111

There is no AddRange() method for IList<T>.

How can I add a list of items to an IList<T> without iterating through the items and using the Add() method?

6 Answers 6

106

If you look at the C# source code for List<T>, I think List<T>.AddRange() has optimizations that a simple loop doesn't address. So, an extension method should simply check to see if the IList<T> is a List<T>, and if so use its native AddRange().

Poking around the source code, you see the .NET folks do similar things in their own LINQ extensions for things like .ToList() (if it is a list, cast it... otherwise create it).

public static class IListExtension
{
    public static void AddRange<T>(this IList<T> list, IEnumerable<T> items)
    {
        if (list == null) throw new ArgumentNullException(nameof(list));
        if (items == null) throw new ArgumentNullException(nameof(items));

        if (list is List<T> asList)
        {
            asList.AddRange(items);
        }
        else
        {
            foreach (var item in items)
            {
                list.Add(item);
            }
        }
    }
}
6
  • 7
    From the optimization point of view, you are actually casting list to List<T> two times here. One of which could be optimized away with the as keyword.
    – bashis
    Commented Jun 28, 2016 at 18:04
  • 1
    Good call @bashis. I always go back and forth on the cost of a double cast vs. GC cleanup of our new var. But we could indeed do var listCasted = list as List<T>; if(listCasted != null)... Maybe c# 6 declaration expressions will change this pattern: if(myVar.As(out myVarCasted)) myVarCasted...) Commented Jun 29, 2016 at 14:29
  • 4
    @zuckerthoben - I just ran a test iterating one million iterations using both approaches and there was no difference in performance. So I wouldn't call it an optimization...additionally, it adds a line of code (but reduces a parens casting). Anyhow, I probably would use 'as' these days: var listCasted = list as List<T>; if(listCasted != null){listCasted.AddRange(items);}. Not worth updating the answer IMHO, but good to introduce as a syntactical alternative. Commented Apr 4, 2017 at 14:15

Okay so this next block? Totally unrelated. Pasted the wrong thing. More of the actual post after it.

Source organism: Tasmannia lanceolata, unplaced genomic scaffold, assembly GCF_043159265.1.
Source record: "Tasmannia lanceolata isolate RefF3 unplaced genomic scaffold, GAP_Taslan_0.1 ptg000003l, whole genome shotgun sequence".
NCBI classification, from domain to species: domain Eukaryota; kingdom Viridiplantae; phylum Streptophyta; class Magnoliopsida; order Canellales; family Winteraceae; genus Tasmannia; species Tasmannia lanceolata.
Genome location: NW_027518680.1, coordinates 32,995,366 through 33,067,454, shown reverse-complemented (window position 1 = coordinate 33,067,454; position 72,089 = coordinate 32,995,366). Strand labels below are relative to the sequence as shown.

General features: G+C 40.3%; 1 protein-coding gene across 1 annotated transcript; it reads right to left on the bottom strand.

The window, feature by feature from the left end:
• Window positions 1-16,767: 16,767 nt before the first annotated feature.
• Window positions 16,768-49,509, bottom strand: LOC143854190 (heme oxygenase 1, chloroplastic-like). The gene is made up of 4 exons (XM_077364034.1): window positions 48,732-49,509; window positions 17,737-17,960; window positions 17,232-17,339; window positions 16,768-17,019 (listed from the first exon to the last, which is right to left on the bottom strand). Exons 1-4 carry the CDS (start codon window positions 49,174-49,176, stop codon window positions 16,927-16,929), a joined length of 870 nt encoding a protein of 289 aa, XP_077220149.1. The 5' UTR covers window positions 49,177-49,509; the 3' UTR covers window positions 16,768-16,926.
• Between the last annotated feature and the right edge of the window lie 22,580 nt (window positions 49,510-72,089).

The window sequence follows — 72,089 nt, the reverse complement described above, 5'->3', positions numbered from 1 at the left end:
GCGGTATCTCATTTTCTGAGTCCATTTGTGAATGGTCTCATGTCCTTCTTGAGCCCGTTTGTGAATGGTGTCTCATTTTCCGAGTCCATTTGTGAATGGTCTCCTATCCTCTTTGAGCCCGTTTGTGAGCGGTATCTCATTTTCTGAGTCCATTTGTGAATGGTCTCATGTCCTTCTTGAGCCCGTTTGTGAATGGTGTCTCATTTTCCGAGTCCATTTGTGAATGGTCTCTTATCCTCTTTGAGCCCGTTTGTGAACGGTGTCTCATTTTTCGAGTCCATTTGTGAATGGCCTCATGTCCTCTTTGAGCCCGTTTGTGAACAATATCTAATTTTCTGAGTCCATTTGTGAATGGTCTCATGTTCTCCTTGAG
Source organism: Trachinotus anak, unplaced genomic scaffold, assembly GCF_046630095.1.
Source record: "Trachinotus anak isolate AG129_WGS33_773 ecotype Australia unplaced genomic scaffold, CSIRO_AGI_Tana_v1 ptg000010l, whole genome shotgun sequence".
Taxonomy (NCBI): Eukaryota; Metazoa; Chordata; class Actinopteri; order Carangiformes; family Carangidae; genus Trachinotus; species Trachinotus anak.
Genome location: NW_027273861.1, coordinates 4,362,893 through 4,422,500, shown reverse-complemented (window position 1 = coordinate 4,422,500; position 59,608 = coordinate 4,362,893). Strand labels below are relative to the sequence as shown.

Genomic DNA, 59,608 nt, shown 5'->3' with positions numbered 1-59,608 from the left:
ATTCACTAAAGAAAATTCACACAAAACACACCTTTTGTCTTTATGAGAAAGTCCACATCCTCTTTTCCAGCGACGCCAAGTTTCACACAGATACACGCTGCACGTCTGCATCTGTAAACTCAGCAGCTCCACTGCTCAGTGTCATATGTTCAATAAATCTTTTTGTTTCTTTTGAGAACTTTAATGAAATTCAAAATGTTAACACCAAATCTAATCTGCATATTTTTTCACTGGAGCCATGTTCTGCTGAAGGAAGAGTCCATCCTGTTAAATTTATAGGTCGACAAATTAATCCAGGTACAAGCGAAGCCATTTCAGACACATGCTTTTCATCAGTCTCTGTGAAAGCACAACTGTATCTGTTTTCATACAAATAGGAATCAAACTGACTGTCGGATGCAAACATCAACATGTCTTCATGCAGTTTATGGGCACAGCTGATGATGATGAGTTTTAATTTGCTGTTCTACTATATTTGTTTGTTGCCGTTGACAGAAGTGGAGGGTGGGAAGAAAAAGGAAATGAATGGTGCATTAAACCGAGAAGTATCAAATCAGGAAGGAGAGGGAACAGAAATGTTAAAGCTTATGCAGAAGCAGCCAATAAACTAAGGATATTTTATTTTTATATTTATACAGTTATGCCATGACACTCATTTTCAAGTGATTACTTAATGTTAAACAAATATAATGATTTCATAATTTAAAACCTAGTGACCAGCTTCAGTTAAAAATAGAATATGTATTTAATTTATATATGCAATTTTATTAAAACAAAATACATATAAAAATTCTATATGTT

• 4
    As of now you can do if (list is List<T> castedList) { castedList.AddRange(items); } Commented Jun 18, 2019 at 10:43
  • 2
    You can generalize the extension to ICollection<T>.
    – Georg
    Commented Feb 9 at 6:48
78

AddRange is defined on List<T>, not the interface.

You can declare the variable as List<T> instead of IList<T> or cast it to List<T> in order to gain access to AddRange.

((List<myType>)myIList).AddRange(anotherList);

This is not good practice (see comments below), as an IList<T> might not be a List<T>, but some other type that implemented the interface and may very well not have an AddRange method - in such a case, you will only find out when your code throws an exception at runtime.

So, unless you know for certain that the type is indeed a List<T>, you shouldn't try to use AddRange.

One way to do so is by testing the type with the is or as operators (since C# 7).

if(myIList is List<T>)
{
   // can cast and AddRange
}
else
{
   // iterate with Add
}
11
  • 3